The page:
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Greek-style democracy

That Greece is in deep economic turmoil is to state nothing new. It's headache economy, with all that entails, is seemingly destined to continue for a considerable time. What is often unsaid, is to reflect on the reasons for Greece's problems. An op-ed piece "Greece's Rotten Oligarchy" in The New York Times explains things.

"Democracy is like a bicycle: if you don’t keep pedaling, you fall. Unfortunately, the bicycle of Greek democracy has long been broken. After the military junta collapsed in 1974, Greece created only a hybrid, diluted form of democracy. You can vote, belong to a party and protest. In essence, however, a small clique exercises all meaningful political power.

For all that has been said about the Greek crisis, much has been left unsaid. The crisis has become a battleground of interests and ideologies. At stake is the role of the public sector and the welfare state. Yes, in Greece we have a dysfunctional public sector; for the past 40 years the ruling parties handed out government jobs to their supporters, regardless of their qualifications.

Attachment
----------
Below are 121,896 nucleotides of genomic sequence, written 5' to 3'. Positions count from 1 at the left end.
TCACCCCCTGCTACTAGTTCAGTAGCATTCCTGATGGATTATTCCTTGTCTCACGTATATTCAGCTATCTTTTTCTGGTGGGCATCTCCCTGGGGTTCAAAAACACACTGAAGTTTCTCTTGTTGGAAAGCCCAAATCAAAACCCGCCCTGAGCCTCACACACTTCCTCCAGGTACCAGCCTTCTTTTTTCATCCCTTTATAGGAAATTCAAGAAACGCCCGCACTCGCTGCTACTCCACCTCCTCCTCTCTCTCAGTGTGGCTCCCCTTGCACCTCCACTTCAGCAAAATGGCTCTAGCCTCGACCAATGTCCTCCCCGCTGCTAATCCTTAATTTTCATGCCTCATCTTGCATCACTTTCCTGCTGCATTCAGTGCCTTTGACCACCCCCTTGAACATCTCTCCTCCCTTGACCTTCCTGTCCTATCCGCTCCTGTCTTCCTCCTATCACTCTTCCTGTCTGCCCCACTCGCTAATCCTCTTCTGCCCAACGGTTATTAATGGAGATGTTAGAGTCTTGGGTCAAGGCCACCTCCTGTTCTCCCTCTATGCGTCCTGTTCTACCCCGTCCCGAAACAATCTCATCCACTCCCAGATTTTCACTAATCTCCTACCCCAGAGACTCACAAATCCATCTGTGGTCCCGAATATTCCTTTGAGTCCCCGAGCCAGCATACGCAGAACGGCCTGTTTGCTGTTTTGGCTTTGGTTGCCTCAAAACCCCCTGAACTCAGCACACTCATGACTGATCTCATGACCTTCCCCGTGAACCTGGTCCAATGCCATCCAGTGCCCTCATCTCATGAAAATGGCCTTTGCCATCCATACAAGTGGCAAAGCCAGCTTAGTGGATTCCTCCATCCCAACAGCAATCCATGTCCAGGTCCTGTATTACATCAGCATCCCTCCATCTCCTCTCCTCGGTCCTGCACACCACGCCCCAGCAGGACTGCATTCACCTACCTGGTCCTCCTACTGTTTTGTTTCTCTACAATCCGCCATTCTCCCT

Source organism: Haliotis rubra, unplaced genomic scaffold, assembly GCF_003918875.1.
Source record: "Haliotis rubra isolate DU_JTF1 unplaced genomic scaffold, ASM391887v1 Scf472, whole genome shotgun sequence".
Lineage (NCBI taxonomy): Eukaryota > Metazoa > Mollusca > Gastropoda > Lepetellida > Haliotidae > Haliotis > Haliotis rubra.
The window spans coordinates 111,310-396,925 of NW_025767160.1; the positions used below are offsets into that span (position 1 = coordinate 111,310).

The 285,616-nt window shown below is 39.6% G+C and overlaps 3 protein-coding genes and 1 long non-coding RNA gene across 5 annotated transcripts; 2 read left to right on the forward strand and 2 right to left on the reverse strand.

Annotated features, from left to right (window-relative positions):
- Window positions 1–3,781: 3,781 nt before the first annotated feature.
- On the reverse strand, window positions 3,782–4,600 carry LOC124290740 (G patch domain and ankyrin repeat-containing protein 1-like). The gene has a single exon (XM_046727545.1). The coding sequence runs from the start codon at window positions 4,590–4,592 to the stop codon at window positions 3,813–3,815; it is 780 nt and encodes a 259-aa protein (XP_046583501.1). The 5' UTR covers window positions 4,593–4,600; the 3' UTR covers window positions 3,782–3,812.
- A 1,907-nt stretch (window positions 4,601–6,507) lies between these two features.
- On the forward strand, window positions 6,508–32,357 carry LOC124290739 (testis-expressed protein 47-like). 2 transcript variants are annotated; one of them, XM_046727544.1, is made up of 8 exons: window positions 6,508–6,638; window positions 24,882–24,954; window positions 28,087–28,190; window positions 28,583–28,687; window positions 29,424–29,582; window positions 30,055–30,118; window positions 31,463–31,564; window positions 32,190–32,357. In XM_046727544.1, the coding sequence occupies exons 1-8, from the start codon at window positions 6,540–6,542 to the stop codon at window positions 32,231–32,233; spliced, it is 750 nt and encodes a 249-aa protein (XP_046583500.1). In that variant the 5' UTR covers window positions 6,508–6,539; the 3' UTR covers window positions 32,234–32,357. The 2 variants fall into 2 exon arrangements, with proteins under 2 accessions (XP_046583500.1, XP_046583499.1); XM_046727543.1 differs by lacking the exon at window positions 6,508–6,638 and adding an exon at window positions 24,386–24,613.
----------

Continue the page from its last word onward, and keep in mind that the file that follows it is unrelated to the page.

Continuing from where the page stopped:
But the real problem with the public sector is the tiny elite of business people who live off the Greek state while passing themselves off as “entrepreneurs.” They bribe politicians to get fat government contracts, usually at inflated prices. They also own many of the country’s media outlets, and thus manage to ensure that their actions are clothed in silence. Sometimes they’ll even buy a soccer team in order to drum up popular support and shield their crimes behind popular protection, as the drug lord Pablo Escobar did in Colombia, and as the paramilitary leader Arkan did in Serbia.

In 2011, Evangelos Venizelos, who was then the finance minister and is now the leader of the socialist party, Pasok, instituted a new property-tax law. But for properties larger than 2,000 square meters — about 21,000 square feet — the tax was reduced by 60 percent. Mr. Venizelos thus carved out a big exemption for the only people who could afford to pay the tax: the rich. (Mr. Venizelos is also the man responsible for a law granting broad immunity to government ministers.)"

 

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